Essentially it is plaintiff's first point that all these cases are not in point, easily distinguishable, and that, to the extent they hold that strict compliance with the Act precludes the use of equitable principles to govern its interpretation, they are "contrary to the prevailing view that the Social Security Act should be liberally construed. Collins v. Celebrezze, 250 F. Supp. 37 (S.D.N.Y. 1966); Morris v. Celebrezze, 238 F. Supp. 717 (D.C.N.Y., 1965); Stewart v. Cohen, 309 F. Supp. 949 (D.C.N.Y., 1970)." Plaintiff's Memorandum of Law 5-6.

 Plaintiff's second point is an elaboration of the first, that § 223 requires a liberal interpretation, and he points to cases which "are at least precedent for this court to construe the statute truly liberally." Id. at 6, citing Tuck v. Finch, 430 F.2d 1075 (4 Cir. 1970); Dean v. Flemming, 180 F. Supp. 553 (E.D. Ky. 1959); and Phillips v. Consolidation Coal Company, 325 F. Supp. 1015 (E.D. Tenn. 1970), aff'd, 443 F.2d 62 (6 Cir. 1971).

 While plaintiff is technically correct in his review of the cases cited by the defendant, to the effect that none of them arose under an application for disability insurance benefits or a period of disability, it by no means follows that their learning may be readily ignored by a mere reference to the principle of liberal construction. The word "construction" itself implies, in this context, the resolution of an ambiguity, and the liberal construction rule means nothing more or less than that real ambiguities in the meaning of the Act should, as a general rule, be decided in favor of the claimant. Where, however, there can be no doubt as to the import of the statutory requirements, there is no room for "construction," be it liberal or otherwise. See Ewing v. Risher, supra, 176 F.2d at 644; Taylor v. Flemming, supra, 186 F. Supp. at 283-84; Donnelly v. Gardner, 286 F. Supp. 288, 289 (W.D. Wis. 1968).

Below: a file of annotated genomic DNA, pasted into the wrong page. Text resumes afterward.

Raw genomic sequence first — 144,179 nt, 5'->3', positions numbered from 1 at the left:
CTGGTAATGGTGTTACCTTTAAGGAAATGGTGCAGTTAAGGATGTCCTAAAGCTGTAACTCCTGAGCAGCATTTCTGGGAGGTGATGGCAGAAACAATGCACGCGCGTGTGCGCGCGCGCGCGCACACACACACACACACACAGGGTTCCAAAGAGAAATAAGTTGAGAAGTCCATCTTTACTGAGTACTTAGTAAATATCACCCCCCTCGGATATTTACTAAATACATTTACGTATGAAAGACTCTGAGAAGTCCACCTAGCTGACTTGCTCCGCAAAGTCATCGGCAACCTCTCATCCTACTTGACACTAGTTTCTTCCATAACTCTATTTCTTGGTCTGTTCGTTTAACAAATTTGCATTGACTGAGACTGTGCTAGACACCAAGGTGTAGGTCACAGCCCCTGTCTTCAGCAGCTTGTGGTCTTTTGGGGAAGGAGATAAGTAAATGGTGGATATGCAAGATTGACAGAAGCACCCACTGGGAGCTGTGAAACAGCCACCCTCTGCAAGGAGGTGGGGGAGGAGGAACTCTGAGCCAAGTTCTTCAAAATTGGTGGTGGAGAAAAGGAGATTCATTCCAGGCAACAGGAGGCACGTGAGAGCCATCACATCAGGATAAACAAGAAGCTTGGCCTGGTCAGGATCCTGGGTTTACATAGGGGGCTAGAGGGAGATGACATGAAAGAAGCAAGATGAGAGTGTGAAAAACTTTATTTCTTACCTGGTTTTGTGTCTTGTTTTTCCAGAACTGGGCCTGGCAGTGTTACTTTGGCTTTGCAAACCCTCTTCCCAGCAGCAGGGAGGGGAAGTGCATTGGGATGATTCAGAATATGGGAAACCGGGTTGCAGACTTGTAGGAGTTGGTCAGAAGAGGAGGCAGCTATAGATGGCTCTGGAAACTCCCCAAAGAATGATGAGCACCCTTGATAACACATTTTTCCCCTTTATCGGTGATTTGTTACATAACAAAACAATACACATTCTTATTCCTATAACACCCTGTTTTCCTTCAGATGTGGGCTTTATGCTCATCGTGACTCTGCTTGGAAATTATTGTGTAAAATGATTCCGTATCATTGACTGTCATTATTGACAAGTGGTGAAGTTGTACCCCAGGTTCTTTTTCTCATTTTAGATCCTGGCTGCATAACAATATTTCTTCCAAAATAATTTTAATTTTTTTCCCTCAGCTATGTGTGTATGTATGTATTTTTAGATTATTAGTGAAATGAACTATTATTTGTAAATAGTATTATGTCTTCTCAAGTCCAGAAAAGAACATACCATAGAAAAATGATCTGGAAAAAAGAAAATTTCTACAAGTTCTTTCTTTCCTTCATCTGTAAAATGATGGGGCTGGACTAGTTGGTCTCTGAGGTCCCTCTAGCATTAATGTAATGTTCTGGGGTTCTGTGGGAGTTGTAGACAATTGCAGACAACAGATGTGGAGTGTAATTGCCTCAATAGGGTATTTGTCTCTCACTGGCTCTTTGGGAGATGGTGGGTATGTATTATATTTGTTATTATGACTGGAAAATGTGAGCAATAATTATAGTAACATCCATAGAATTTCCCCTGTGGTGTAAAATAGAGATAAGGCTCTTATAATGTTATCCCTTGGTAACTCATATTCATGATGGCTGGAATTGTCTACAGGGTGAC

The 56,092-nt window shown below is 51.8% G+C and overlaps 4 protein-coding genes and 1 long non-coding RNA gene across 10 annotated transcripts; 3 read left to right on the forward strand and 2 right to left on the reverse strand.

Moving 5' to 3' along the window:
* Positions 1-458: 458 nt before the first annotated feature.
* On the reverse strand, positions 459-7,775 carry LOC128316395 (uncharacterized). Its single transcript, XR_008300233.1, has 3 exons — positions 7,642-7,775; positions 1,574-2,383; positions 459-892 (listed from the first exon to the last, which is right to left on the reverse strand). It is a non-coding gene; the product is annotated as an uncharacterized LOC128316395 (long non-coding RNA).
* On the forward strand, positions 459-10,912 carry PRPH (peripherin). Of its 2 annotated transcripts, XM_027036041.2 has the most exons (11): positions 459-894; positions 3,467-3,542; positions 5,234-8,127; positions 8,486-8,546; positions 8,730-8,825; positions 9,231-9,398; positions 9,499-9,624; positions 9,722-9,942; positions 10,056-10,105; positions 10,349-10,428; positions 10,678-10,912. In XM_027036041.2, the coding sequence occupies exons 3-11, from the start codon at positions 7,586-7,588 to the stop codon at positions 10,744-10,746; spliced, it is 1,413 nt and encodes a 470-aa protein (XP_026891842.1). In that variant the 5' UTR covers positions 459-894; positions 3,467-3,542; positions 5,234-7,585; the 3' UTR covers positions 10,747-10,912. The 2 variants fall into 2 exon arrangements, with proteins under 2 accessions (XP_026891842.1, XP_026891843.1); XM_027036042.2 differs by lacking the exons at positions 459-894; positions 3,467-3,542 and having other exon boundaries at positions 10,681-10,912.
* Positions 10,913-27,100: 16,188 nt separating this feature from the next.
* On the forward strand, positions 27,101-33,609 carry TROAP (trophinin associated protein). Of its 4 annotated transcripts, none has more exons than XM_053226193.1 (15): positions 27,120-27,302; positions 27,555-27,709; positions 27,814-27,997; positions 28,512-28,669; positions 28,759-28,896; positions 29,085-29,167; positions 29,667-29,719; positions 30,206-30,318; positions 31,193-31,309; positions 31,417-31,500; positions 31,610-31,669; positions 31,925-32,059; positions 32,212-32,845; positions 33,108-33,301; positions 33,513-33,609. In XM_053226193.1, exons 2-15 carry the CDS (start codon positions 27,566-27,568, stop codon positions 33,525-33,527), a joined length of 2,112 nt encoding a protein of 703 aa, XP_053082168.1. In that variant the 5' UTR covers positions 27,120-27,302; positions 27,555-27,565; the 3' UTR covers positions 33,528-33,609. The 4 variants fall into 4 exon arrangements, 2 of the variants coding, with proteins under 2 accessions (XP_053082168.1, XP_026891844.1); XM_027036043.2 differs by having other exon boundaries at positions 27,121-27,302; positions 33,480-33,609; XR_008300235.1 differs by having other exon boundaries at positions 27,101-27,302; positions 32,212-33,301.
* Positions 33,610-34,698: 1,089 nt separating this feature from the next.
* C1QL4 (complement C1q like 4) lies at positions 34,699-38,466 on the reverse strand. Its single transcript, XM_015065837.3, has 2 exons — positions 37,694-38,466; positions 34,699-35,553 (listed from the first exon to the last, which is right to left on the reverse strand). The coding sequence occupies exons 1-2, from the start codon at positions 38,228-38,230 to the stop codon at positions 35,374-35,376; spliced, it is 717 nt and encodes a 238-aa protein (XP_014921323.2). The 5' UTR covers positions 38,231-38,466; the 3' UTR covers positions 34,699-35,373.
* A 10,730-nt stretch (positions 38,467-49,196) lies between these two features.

While the court is mindful of the fact that the cases heretofore cited arose in connection with other time periods under the Act, we are of the opinion that the administrative law judge's straightforward application of the literal statutory requirements of § 223(b) to this case, without regard to equitable considerations, was correct. Other courts have applied those precedents to § 223(b) and reached the same result. Parker v. Finch, 327 F. Supp. 193 (N.D. Ga. 1971); Tillman v. Richardson, CCH Unemp. Ins. Rep. para. 16,966 (M.D. Ala. Nov. 19, 1971). Further, cases arising under § 202(a), whose structure is very close to that of § 223(a), have concluded that it was Congress' intent that the filing of an application be a condition precedent to payment of benefits. Bender v. Celebrezze, supra, 332 F.2d at 115-16; Coy v. Folsom, supra, 228 F.2d at 278-79. See McNally v. Flemming, 183 F. Supp. 309, 313 (D.N.J. 1960).

 Moreover, there seems no doubt that equitable considerations are irrelevant. In Flamm v. ...